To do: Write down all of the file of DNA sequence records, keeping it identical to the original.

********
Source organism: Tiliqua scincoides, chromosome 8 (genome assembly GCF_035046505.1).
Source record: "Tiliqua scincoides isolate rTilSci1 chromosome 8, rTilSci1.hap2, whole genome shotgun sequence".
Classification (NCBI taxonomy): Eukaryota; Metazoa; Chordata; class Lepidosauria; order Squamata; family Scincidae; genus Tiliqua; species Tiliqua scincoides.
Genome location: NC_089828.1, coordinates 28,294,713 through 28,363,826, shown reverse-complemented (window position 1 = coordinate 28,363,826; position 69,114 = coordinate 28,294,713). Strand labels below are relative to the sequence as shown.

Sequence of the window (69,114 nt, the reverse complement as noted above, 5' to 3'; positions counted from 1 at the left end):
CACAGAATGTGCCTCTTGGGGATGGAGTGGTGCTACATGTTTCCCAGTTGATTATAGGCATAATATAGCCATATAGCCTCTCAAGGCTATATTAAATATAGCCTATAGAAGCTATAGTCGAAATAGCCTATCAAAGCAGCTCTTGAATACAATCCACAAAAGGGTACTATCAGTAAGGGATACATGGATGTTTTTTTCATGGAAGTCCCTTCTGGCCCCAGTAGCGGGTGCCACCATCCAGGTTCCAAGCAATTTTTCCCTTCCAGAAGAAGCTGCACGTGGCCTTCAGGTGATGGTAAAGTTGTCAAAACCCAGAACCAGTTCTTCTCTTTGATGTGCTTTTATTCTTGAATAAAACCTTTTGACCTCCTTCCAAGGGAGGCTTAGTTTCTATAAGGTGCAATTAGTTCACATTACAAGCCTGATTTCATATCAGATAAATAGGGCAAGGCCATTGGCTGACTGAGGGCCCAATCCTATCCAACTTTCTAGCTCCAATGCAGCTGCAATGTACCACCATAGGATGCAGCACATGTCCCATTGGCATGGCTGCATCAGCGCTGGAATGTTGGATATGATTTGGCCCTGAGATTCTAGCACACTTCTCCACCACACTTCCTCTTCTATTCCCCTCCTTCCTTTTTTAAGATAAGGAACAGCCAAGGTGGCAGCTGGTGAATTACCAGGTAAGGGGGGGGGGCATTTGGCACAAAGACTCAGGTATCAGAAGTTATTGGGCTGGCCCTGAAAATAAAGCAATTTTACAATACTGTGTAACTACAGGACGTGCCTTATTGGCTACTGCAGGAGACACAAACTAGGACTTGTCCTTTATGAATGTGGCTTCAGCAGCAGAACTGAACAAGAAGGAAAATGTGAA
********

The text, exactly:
Source organism: Tiliqua scincoides, chromosome 8 (genome assembly GCF_035046505.1).
Source record: "Tiliqua scincoides isolate rTilSci1 chromosome 8, rTilSci1.hap2, whole genome shotgun sequence".
Classification (NCBI taxonomy): Eukaryota; Metazoa; Chordata; class Lepidosauria; order Squamata; family Scincidae; genus Tiliqua; species Tiliqua scincoides.
Genome location: NC_089828.1, coordinates 28,294,713 through 28,363,826, shown reverse-complemented (window position 1 = coordinate 28,363,826; position 69,114 = coordinate 28,294,713). Strand labels below are relative to the sequence as shown.

Sequence of the window (69,114 nt, the reverse complement as noted above, 5' to 3'; positions counted from 1 at the left end):
CACAGAATGTGCCTCTTGGGGATGGAGTGGTGCTACATGTTTCCCAGTTGATTATAGGCATAATATAGCCATATAGCCTCTCAAGGCTATATTAAATATAGCCTATAGAAGCTATAGTCGAAATAGCCTATCAAAGCAGCTCTTGAATACAATCCACAAAAGGGTACTATCAGTAAGGGATACATGGATGTTTTTTTCATGGAAGTCCCTTCTGGCCCCAGTAGCGGGTGCCACCATCCAGGTTCCAAGCAATTTTTCCCTTCCAGAAGAAGCTGCACGTGGCCTTCAGGTGATGGTAAAGTTGTCAAAACCCAGAACCAGTTCTTCTCTTTGATGTGCTTTTATTCTTGAATAAAACCTTTTGACCTCCTTCCAAGGGAGGCTTAGTTTCTATAAGGTGCAATTAGTTCACATTACAAGCCTGATTTCATATCAGATAAATAGGGCAAGGCCATTGGCTGACTGAGGGCCCAATCCTATCCAACTTTCTAGCTCCAATGCAGCTGCAATGTACCACCATAGGATGCAGCACATGTCCCATTGGCATGGCTGCATCAGCGCTGGAATGTTGGATATGATTTGGCCCTGAGATTCTAGCACACTTCTCCACCACACTTCCTCTTCTATTCCCCTCCTTCCTTTTTTAAGATAAGGAACAGCCAAGGTGGCAGCTGGTGAATTACCAGGTAAGGGGGGGGGGCATTTGGCACAAAGACTCAGGTATCAGAAGTTATTGGGCTGGCCCTGAAAATAAAGCAATTTTACAATACTGTGTAACTACAGGACGTGCCTTATTGGCTACTGCAGGAGACACAAACTAGGACTTGTCCTTTATGAATGTGGCTTCAGCAGCAGAACTGAACAAGAAGGAAAATGTGAA